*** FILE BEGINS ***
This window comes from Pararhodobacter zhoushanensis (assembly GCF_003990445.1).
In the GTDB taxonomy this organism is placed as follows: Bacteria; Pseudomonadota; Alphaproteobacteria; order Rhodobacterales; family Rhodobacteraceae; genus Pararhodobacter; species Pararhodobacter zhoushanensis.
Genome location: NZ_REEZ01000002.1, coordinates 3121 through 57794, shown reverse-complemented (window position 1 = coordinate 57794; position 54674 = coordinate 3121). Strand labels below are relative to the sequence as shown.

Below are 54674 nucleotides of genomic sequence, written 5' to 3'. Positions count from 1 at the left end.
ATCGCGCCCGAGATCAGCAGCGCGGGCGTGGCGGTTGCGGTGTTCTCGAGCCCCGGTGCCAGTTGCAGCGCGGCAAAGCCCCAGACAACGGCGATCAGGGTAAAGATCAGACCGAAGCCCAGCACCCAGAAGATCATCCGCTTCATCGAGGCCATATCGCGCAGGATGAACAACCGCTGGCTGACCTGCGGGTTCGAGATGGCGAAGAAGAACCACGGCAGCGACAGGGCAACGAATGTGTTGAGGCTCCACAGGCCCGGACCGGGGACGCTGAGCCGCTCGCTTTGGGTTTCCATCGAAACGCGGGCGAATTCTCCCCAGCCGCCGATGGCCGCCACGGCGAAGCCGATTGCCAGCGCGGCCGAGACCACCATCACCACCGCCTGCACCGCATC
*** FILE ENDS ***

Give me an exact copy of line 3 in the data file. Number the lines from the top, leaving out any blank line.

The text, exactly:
Genome location: NZ_REEZ01000002.1, coordinates 3121 through 57794, shown reverse-complemented (window position 1 = coordinate 57794; position 54674 = coordinate 3121). Strand labels below are relative to the sequence as shown.